“This award has assisted me with travel costs associated with participation at conferences where I can share my research findings on the forensic examination of electrical tapes,” Leatherland said. “Specifically, my project focuses on the elemental analysis of electrical tapes using micro-X-ray fluorescence spectrometry, while further assessing a previously developed quantitative spectral similarity metric, the spectral contrast angle ratio, to provide a foundation for the future development of consensus-based protocols. In addition to this, I am evaluating how common fingerprint development chemicals affect the elemental profiles of electrical tapes, to provide forensic examiners with recommendations for the proper workflow for cross-disciplinary tape evidence examinations.”
Eden Nitza, of Fort Wayne, Indiana, is pursuing a master’s degree in wildlife and fisheries resources at the WVU Davis College of Agriculture, Natural Resources and Design.
“I am so grateful for the Carl del Signore Scholarship because it allows me to focus on data analysis and writing during the final year of my master’s studies,” Nitza said. “My thesis research focuses on assessing river otter diet and population genomics across West Virginia. With the support of this scholarship, I am able to dedicate my time to ensuring my thesis meaningfully contributes to conservation science.”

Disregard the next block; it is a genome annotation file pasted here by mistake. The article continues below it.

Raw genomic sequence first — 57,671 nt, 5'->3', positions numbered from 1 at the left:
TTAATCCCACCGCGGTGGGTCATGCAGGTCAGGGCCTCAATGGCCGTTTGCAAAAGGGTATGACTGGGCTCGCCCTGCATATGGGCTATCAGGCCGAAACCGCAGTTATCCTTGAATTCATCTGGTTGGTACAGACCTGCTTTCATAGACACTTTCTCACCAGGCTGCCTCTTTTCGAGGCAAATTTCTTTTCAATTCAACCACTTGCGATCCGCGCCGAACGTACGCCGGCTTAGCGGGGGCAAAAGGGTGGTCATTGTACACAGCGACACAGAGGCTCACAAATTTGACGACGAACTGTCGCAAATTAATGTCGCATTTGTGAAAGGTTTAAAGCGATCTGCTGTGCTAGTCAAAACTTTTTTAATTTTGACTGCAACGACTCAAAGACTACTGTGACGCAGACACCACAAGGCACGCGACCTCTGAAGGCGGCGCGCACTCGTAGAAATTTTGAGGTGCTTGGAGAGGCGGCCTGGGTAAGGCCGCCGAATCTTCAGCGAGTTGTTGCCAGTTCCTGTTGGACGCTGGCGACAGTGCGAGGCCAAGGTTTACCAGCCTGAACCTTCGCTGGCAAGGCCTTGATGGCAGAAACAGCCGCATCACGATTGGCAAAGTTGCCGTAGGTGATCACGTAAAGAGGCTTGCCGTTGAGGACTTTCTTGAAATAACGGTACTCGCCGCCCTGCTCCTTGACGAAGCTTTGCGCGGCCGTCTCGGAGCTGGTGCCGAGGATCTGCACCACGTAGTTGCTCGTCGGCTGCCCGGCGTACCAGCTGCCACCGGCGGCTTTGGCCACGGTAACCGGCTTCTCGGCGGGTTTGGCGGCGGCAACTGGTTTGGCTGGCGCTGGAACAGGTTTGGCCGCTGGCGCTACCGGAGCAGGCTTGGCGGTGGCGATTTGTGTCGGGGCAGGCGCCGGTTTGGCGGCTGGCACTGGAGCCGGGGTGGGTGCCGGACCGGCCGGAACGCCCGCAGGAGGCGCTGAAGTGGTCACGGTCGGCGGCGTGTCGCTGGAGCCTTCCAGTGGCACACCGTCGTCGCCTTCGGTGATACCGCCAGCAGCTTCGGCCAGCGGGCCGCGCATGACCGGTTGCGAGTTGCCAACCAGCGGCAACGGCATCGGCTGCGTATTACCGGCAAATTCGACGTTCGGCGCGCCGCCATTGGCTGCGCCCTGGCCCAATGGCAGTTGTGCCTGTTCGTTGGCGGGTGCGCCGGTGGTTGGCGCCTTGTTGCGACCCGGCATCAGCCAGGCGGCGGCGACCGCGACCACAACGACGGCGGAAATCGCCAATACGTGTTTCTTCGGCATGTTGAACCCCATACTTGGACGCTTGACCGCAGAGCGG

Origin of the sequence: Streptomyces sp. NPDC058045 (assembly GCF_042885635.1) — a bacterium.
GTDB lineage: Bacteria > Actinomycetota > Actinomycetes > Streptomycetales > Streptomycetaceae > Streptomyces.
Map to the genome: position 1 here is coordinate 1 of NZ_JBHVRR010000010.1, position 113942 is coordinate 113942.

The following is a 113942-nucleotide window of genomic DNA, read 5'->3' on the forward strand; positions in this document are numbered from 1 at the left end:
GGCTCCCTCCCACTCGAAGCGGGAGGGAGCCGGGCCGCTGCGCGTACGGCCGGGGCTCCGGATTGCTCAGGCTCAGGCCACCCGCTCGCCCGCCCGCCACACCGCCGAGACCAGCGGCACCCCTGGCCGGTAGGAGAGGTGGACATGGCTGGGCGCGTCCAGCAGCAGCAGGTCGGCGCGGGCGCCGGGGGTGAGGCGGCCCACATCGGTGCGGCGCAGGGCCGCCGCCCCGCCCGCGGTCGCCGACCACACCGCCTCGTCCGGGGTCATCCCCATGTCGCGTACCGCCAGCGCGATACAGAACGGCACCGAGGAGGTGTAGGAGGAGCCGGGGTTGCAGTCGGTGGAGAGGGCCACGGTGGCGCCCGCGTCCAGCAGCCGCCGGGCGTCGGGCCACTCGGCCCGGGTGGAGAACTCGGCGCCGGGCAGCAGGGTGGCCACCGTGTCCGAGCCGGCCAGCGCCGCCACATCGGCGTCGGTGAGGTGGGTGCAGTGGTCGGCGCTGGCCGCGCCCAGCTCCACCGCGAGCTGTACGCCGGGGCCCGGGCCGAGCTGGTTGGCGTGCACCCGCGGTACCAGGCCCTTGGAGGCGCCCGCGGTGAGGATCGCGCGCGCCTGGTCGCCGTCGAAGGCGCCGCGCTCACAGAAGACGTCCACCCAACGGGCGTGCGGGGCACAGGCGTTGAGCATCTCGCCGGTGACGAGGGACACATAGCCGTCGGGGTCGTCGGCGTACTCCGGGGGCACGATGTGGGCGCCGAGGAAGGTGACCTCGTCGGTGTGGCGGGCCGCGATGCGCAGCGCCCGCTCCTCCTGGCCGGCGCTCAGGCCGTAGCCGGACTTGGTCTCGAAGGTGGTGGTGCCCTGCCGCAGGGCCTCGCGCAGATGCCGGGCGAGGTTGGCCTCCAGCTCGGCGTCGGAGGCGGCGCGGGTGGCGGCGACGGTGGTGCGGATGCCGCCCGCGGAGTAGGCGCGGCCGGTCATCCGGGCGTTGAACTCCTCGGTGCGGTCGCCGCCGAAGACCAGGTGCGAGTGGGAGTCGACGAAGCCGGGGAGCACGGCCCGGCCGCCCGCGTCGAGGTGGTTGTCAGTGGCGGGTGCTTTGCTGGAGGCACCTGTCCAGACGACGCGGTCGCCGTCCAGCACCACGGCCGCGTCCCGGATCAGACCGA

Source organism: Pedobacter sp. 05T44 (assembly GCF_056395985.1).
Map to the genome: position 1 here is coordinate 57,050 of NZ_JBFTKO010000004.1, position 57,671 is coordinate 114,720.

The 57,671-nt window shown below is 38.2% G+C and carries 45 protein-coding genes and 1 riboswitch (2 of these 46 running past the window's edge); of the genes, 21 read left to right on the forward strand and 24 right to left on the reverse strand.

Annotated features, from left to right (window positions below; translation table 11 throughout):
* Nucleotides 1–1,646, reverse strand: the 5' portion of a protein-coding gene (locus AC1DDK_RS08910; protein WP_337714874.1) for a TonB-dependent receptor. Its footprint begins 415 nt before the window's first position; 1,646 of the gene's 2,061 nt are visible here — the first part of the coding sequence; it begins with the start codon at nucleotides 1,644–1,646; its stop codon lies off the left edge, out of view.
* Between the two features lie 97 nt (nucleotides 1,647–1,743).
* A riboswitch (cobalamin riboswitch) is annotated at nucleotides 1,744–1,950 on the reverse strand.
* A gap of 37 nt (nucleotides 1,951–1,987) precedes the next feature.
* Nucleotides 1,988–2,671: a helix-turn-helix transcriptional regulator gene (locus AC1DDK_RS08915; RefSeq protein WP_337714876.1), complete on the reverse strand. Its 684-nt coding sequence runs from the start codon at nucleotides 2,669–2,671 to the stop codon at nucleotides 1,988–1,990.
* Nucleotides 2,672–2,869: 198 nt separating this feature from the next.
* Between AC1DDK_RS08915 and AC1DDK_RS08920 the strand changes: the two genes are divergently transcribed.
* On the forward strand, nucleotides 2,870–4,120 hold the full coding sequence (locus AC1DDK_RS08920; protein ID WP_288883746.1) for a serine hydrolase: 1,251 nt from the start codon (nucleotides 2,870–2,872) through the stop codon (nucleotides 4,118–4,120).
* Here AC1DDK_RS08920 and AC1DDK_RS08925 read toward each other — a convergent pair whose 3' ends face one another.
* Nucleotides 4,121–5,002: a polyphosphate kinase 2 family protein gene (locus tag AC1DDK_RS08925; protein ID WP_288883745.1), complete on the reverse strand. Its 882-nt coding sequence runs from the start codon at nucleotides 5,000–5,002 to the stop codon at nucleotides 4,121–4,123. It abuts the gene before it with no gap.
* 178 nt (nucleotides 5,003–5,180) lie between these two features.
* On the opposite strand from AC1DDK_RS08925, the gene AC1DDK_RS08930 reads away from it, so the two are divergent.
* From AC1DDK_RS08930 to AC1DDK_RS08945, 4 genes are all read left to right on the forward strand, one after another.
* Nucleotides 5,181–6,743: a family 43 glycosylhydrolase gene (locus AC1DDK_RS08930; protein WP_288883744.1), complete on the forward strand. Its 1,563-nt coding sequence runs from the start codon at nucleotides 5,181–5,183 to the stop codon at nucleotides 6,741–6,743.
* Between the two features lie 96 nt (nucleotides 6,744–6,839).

Abigail Wellings hails from Frostburg, Maryland. She is completing a master’s degree in counseling with an emphasis on clinical mental health from the College of Applied Human Sciences.
“This award is not only a great honor to receive as a first-generation student but will also help alleviate the financial costs of graduate school and allow me to focus more on my academic career and thesis project,” Wellings said. “My thesis examines the prevalence of suicidal ideation in first-generation college students as compared to their non-first-generation peers. My hope is that it will be a beneficial addition to the existing literature on first-generation college students’ mental health.”
For more information about WVU Foundation graduate scholarships, contact Jessica Queener, assistant provost for graduate education policy, at Jessica.Queener@mail.wvu.edu.
Gifts to support the two scholarships are made through the WVU Foundation, the nonprofit organization that receives and administers private donations on behalf of the University.